suade him from the attempt, assuring him that he and his party would all be destroyed; and the boundary of the French expedition in Egypt was marked on a granite rock a little above the Cataracts. The pillage and desolation and massacre which accompanied the progress of the French arms in Upper Egypt were manfully resisted by the inhabitants of the interesting little isle of Philæ, who, when they could no longer prevent the approach of the enemy, quitted the island in despair, threw themselves into the Nile, and swam to the opposite shore. Such indeed was the horror at the cruelties committed by the French, that Denon acknowledges * mothers were seen drowning their children which they could not carry away, and mutilating their daughters to save them from the violence of the victors. We cannot be surprised, therefore, after what we have just seen, that the natives of Philæ should appear to our travellers less civilized than their neighbours.
The few days passed by Mr. Legh at Essouan were employed in visiting the islands of Elephantina, Philæ, and the Cataracts. Elephantina (he says) is celebrated for its beauty, and certainly contains within itself every thing to make it one of the most enchanting spots in the world: woods, gardens, canals, mills, rivers and rocks, combine to make it picturesque.'
Eight temples or sanctuaries are crowded together on the island of Philæ, though its whole length does not exceed a thousand feet, nor its breadth four hundred. Mr. Legb thinks, from the present state of these temples, that the system of building among the ancient Egyptians was first to construct great masses, and afterwards to labour for ages in finishing the details of the decorations, beginning with the sculpture of the hieroglyphics, and then passing to the stucco and painting. He tells us also that the granite quarries at the foot of the mountains still bear the marks of the chisel and the wedge;
and that the unfinished obelisks, columns, and sarcophagi, which are to be seen in great profusion, show the unwearied labour and mighty schemes of the ancient inhabitants.'
The Cataracts of the Nile have been represented by the ancients in the most exaggerated colours ; unless indeed, which is not impossible, the granite barrier which occasions them, has been worn down in the lapse of two thousand years. Denon says the effect on the surface of the water was so little visible, that it could not be expressed in the drawing. Norden estimates the fall at four feet, and Pococke at three; the latter indeed, says, I asked them (his guides) when we should come to the Cataraci ? and to my great surprise they told me, that was the Cataract.'—* But,' observes Mr. Legh, there are modern travellers who seem to have listened rather to the stories of the ancients, than to the evidence of their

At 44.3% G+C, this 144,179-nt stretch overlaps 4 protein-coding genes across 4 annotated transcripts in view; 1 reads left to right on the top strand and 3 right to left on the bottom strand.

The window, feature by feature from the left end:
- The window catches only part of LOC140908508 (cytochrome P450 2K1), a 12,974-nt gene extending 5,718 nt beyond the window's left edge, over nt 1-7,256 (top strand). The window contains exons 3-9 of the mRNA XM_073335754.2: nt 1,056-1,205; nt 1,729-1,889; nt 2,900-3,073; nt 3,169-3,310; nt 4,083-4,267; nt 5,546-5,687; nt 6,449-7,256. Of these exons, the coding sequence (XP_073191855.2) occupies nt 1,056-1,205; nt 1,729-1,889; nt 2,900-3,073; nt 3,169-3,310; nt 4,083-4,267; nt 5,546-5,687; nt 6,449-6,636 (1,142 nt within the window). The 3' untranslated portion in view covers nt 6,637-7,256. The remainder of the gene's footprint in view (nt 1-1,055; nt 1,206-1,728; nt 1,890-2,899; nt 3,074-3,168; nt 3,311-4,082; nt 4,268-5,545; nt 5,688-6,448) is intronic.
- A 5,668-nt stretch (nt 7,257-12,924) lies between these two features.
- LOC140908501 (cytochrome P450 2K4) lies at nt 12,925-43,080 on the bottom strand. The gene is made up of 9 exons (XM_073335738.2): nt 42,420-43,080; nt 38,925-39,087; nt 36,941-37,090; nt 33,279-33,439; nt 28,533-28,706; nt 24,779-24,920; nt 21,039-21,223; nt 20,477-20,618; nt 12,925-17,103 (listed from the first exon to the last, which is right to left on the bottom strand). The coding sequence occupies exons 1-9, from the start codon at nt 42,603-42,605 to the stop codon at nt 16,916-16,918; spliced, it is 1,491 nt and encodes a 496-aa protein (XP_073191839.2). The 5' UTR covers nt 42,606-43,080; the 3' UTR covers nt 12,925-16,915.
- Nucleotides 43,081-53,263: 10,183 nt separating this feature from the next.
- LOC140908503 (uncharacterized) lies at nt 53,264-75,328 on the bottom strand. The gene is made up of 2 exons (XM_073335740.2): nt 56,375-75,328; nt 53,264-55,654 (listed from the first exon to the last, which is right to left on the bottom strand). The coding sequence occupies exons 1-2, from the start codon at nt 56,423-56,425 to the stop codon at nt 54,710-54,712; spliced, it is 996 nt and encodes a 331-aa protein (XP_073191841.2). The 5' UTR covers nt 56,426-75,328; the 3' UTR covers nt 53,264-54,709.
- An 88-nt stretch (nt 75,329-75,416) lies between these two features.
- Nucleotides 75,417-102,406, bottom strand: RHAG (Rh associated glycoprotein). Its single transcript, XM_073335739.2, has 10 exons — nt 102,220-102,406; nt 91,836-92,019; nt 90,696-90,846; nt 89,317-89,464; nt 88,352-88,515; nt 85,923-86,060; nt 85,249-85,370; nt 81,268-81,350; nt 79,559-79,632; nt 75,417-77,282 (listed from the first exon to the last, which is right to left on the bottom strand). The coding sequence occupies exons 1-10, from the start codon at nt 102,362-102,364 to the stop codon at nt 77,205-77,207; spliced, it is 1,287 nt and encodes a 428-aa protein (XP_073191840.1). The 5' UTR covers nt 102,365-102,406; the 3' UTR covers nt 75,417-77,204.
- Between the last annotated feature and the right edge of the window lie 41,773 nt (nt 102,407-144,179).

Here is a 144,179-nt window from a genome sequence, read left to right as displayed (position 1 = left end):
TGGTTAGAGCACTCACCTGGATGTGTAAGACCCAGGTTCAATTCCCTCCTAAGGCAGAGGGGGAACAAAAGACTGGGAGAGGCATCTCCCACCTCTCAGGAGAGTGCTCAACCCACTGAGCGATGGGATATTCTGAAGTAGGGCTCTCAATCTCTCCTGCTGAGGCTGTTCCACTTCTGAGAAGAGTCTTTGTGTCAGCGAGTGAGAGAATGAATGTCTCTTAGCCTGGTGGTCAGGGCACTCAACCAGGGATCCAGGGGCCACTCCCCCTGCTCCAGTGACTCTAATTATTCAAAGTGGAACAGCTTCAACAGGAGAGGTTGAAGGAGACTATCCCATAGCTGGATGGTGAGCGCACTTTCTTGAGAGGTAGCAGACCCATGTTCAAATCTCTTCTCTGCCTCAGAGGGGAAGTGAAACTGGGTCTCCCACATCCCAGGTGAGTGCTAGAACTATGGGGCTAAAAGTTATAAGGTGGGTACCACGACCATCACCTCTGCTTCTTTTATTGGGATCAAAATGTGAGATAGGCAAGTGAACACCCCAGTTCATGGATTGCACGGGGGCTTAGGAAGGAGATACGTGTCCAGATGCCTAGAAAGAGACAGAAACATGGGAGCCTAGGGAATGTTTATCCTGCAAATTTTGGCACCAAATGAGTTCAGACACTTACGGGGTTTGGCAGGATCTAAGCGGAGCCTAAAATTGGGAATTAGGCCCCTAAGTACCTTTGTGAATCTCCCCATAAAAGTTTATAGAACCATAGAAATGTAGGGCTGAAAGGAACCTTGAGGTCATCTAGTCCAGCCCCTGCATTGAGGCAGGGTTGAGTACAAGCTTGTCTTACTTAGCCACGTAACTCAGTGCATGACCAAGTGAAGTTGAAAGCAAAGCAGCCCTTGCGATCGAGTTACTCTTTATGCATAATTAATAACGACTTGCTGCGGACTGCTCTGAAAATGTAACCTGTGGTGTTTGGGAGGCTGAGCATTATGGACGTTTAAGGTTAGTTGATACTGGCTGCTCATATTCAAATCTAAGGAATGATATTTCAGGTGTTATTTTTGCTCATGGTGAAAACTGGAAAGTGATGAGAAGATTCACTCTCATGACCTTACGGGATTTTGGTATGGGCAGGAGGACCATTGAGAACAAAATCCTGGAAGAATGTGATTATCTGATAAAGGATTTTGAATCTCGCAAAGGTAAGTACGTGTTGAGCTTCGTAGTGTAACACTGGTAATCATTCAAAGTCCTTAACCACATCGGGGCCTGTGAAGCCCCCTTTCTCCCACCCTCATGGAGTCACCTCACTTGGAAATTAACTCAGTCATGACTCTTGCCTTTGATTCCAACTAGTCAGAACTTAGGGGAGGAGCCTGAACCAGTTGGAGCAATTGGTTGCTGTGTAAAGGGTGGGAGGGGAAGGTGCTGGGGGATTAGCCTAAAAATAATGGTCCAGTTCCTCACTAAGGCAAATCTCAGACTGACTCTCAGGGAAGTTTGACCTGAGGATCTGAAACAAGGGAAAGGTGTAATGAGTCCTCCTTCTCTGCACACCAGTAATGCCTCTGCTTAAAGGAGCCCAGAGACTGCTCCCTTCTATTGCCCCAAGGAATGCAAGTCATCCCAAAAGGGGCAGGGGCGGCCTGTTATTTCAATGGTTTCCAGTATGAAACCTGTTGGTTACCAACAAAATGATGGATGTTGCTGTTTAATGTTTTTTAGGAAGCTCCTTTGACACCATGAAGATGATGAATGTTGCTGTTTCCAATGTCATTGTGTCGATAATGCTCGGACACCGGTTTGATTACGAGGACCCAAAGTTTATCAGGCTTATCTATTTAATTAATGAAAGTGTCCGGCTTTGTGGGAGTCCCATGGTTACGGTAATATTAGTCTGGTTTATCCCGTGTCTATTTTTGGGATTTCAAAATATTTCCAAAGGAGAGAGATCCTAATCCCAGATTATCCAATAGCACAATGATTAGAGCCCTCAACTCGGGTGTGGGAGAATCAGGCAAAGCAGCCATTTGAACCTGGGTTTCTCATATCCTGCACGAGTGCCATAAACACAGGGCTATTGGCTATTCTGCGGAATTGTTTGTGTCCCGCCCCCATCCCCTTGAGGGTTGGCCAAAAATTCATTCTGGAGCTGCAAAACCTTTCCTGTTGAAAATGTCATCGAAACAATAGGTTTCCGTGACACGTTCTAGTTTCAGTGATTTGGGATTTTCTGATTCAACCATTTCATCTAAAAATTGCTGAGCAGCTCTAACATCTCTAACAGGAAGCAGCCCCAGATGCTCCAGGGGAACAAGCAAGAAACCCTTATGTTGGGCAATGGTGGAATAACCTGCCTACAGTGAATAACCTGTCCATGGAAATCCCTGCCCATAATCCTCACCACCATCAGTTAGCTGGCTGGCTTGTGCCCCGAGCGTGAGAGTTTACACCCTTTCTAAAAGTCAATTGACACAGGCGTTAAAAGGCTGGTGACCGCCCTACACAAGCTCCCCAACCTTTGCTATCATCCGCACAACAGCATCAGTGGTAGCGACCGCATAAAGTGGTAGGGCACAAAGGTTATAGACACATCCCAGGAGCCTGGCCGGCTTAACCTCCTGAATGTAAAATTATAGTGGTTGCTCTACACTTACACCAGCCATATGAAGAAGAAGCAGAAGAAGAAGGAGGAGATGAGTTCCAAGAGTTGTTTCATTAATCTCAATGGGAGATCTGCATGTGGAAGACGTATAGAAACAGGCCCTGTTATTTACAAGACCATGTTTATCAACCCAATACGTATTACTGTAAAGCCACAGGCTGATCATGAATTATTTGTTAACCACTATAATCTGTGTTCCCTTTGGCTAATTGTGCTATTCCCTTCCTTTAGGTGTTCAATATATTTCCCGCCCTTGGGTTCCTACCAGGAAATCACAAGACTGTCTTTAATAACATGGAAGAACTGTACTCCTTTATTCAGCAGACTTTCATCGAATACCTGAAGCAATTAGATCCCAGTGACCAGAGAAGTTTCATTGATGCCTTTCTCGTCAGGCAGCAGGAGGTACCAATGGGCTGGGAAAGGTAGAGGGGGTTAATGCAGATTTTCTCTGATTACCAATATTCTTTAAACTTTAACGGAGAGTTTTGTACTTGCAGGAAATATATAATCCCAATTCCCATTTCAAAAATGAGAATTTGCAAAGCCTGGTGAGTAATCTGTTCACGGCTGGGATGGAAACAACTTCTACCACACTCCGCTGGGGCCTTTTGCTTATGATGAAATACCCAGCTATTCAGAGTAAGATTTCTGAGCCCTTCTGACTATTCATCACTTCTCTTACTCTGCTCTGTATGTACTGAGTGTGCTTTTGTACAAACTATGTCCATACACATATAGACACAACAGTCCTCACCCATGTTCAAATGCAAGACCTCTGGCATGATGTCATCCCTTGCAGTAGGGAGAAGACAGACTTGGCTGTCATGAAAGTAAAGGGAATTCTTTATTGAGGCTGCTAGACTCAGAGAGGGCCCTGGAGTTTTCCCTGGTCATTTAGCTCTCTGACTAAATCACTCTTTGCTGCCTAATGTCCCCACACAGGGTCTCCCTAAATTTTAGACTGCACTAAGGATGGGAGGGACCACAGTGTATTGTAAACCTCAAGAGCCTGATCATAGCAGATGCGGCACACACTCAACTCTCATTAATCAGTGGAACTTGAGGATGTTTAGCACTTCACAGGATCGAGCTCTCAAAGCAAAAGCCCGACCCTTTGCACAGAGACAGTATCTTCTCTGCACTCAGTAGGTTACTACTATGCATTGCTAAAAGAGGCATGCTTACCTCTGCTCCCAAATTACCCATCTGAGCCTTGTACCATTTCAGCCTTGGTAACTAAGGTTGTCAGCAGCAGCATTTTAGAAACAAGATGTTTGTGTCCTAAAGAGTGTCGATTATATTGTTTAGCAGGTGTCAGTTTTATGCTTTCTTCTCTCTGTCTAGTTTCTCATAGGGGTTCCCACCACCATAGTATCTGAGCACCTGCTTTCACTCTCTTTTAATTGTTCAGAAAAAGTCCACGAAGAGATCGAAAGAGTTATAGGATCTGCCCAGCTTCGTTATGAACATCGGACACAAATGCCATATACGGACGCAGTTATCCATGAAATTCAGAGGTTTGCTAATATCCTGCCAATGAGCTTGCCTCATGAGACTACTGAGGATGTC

own senses; and Cicero is still quoted to prove that the inhabitants in the neighbourhood of the Cataract are deafened by its noise. In confirmation of the fact, it has been lately asserted, that the natives of that partare remarkably dull of hearing.'. The allusion we suppose is to Mr. Hamilton, who, after noticing Cicero's observation, says, 'several persons with whom we conversed, assured us of this fact ;'-and, he adds, we certainly observed that they were particularly. dull of hearing.'
The view, however, of the barrier placed by nature between Nubia and Egypt, is described as in the highest degree magnificent.
Passing upwards from Egypt, you leave the delicious gardens of the island of Elephantina, which divides the Nile into nearly two equal streams; and on the left, the romantic and ruined town of Essouan strongly reminded us of the old Gothic castles in England. Beyond, the two chains of primitive mountains lying on each side the Nile, cross the bed of the river, and form innumerable rocky points or islands to impede its course. The wild disorder of the granite rocks, which present every variety of grotesque shape, the absence of all cultivation, the murtour of the water, and ihe savage and desolate character of the whole scene, form a picture which exceeds all power of description. -p. 54.
In fact, from the moment that the Cataracts are passed, both the country and its inhabitants have a character totally distinct from that of Egypt, its low sandy banks, its Copts, Arabs, Turks and Jews. The natives of this upper region are Barâbras or Berebbers, or Berberins, the same who inhabit Mount Atlas and the interior parts of Barbary, to which they have given their name; a frugal, harmless, and honest people, subsisting chiefly on dates, millet, and a few leguminous plants: they are rigid Mahomedans. For the first eighteen miles, the mountains are described as hemming in the Nile, leaving but few small patches that could possibly be cultivated, and these were generally planted with dates. At Siala it was deemed expedient to wait on the Douab Cacheff, who was encamped about a mile and a half from the river, forming a sort of advanced guard of the Nubians; they found the men in wigwams; the women and children apart in tents; the whole body about 400; the horses and camels feeding around them. The Cacheff received them kindly; made no sort of objection to their proceeding up the river, and told them he would send an express to Dehr, to inform Hassan Cacheff of their intended visit to his capital. He offered them milk, flour and butter, invited them to eat out of the same bowl with him, the strongest mark of hospitality and friendship, and presented them with a sheep, in return for some coffee and tobacco.
Three miles beyond this, at Deghimeer, the mountains recede